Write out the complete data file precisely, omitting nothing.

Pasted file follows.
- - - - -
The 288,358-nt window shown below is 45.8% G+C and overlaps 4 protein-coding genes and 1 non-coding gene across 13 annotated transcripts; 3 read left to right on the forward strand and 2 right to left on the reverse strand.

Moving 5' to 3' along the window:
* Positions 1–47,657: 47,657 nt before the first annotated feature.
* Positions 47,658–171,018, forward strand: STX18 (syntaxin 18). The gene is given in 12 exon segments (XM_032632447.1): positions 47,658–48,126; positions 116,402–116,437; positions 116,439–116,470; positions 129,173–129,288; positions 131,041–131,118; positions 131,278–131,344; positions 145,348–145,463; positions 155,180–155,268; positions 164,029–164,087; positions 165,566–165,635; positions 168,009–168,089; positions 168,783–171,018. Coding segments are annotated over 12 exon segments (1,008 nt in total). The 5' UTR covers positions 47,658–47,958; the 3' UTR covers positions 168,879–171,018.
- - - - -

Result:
The 288,358-nt window shown below is 45.8% G+C and overlaps 4 protein-coding genes and 1 non-coding gene across 13 annotated transcripts; 3 read left to right on the forward strand and 2 right to left on the reverse strand.

Moving 5' to 3' along the window:
* Positions 1–47,657: 47,657 nt before the first annotated feature.
* Positions 47,658–171,018, forward strand: STX18 (syntaxin 18). The gene is given in 12 exon segments (XM_032632447.1): positions 47,658–48,126; positions 116,402–116,437; positions 116,439–116,470; positions 129,173–129,288; positions 131,041–131,118; positions 131,278–131,344; positions 145,348–145,463; positions 155,180–155,268; positions 164,029–164,087; positions 165,566–165,635; positions 168,009–168,089; positions 168,783–171,018. Coding segments are annotated over 12 exon segments (1,008 nt in total). The 5' UTR covers positions 47,658–47,958; the 3' UTR covers positions 168,879–171,018.